CREATE A FRAMEWORK FOR FAIR COMPENSATION

  • We will create a framework for fair compensation, starting with an analysis in 180 countries by 2015.

We will work with external organisations, including our social partners, referring to approaches such as living wage methodologies.

New target 2014

We created a Framework for Fair Compensation in 2015. We also established a contractual relationship with an external authority - The Fair Wage Network - to provide a global database of relevant living wage benchmark data for each country in which we have operations. This enabled us to compare non-management employees’ lowest fixed earnings levels against relevant living wage benchmarks.

OUR PERSPECTIVE

Our Framework for Fair Compensation provides a structured way for Unilever to outline how the various elements of our compensation packages deliver fair compensation to our employees. 

We have established a contractual relationship with an external authority - The Fair Wage Network - to provide a global database of relevant living wage benchmark data for each country in which we have employees (111 countries in 2015). This provides an ongoing system and methodology to monitor our employees1 rewards against relevant living wage benchmarks.

We have also conducted the first global comparison of all our lowest paid employees1 fixed earnings levels against relevant living wages benchmarks using this Fair Wage Network database. This comparison was carried out for our Work Level 1 employees, (ie our non-management employees).

IMPROVE EMPLOYEE HEALTH, NUTRITION AND WELL-BEING

Our Lamplighter employee programme aims to improve the nutrition, fitness and mental resilience of employees. By 2010 it had already been implemented in 30 countries, reaching 35,000 people.

  • In 2011 we aimed to extend the reach of Lamplighter to a further eight countries. We will implement Lamplighter in an additional 30 countries between 2012 and 2015. Our longer-term goal is to extend it to all the countries where we operate with over 100 people.

New target 2014

  • We will implement a mental well-being framework globally.

Our Lamplighter programme reached 91,000 employees across 70 countries by 2014. In 2015, it reached 80,000 across 70 countries.

In 2015 we completed the two-year roll-out of our new module for mental well-being and established a global steering committee to monitor progress.

OUR PERSPECTIVE

Our Lamplighter employee health programme is key to addressing the top three health risks across our business: mental well-being; lifestyle factors (eg exercise, nutrition, smoking, obesity); and ergonomic factors (eg repetitive strain injury). 

Lamplighter helps to safeguard employees’ health, improve productivity and reduce costs. It reached 91,000 employees across 70 countries in 2014, fulfilling our target to reach 68 countries a year early. In 2015, there were 80,000 employees enrolled on the programme (this number fluctuates from year to year as we do not cover every employee on a yearly basis).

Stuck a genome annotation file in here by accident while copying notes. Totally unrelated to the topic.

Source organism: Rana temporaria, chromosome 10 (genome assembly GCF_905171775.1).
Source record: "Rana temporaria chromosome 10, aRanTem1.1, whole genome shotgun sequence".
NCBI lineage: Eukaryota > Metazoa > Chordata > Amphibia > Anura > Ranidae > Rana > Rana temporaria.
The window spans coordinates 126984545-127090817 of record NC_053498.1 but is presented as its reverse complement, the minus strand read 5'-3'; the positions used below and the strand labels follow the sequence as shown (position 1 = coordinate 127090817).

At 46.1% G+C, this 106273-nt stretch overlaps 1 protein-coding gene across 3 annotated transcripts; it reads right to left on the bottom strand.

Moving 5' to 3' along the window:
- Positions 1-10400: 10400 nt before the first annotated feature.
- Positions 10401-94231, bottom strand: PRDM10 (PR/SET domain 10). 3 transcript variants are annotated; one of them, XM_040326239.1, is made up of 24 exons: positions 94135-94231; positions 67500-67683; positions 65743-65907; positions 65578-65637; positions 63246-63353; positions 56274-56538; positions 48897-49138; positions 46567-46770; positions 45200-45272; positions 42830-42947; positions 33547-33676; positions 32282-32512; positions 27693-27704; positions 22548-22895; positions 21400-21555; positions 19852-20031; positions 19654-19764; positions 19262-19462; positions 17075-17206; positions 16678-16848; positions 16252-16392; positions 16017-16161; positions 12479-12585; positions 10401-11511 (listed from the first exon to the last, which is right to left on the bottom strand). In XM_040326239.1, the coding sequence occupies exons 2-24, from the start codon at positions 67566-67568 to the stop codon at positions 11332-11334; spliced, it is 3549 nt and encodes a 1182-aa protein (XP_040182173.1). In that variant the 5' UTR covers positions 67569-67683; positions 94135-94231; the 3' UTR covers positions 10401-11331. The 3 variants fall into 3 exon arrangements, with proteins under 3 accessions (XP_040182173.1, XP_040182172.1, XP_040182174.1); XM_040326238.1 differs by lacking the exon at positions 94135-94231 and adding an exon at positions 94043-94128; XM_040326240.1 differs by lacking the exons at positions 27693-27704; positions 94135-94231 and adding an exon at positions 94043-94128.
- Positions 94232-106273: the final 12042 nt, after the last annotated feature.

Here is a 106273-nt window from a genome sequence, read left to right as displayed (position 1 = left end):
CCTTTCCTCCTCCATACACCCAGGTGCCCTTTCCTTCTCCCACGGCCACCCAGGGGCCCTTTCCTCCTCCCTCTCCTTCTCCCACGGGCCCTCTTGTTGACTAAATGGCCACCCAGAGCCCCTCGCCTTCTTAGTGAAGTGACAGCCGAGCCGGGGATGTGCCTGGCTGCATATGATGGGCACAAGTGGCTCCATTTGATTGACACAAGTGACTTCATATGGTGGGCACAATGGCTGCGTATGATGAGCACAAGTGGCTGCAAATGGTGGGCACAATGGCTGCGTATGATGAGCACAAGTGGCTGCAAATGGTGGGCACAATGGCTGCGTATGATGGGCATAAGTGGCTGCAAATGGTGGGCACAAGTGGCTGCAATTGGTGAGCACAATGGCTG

In 2015 we rolled out Lamplighter’s mental well-being module. This helps people manage their pressures, offering practical advice on how to focus and practise mindfulness techniques, to feel more empowered and to work in an agile manner. The module contributes to what we call “holistic well-being” and enables people to realise their potential and make positive contributions at work and home.

REDUCE WORKPLACE INJURIES AND ACCIDENTS

We aim for zero workplace injuries. By 2020 we will reduce the Total Recordable Frequency Rate (TRFR) for accidents in our factories and offices by 50% versus 2008.

Over 50% reduction in TRFR achieved by end 2013, down to 1.03 from 2.10 accidents per 1 million hours worked in 2008, reaching our target seven years early. However in 2015 TRFR increased to 1.12 accidents per million hours worked.

OUR PERSPECTIVE

Our Total Recordable Frequency Rate (TRFR) increased to 1.12 accidents per 1 million hours worked (measured October 2014-September 2015), meaning we slipped back from our previously achieved target status in 2013 and 2014. 

There were three main reasons for this: travel incidents, which remain an area of focus following the introduction of our global Safe Travel standard; our acquisition of new companies with different safety cultures; and a major transformation project that involved the closing down of sites in the United States. 

We take this lapse very seriously and are working hard in 2016 to reinforce our Vision Zero strategy, ie zero: fatalities; injuries; motor vehicle incidents; process incidents; tolerance of unsafe behaviour and practices. Recognising travel incidents as an area of focus for the company, in July 2015 we implemented a mandatory global ban on the use of handheld and hands-free phones while driving on company business.

† Independently assured by PwC

Key

  • Achieved
  • On-Plan
  • Off-Plan
  • Of target achieved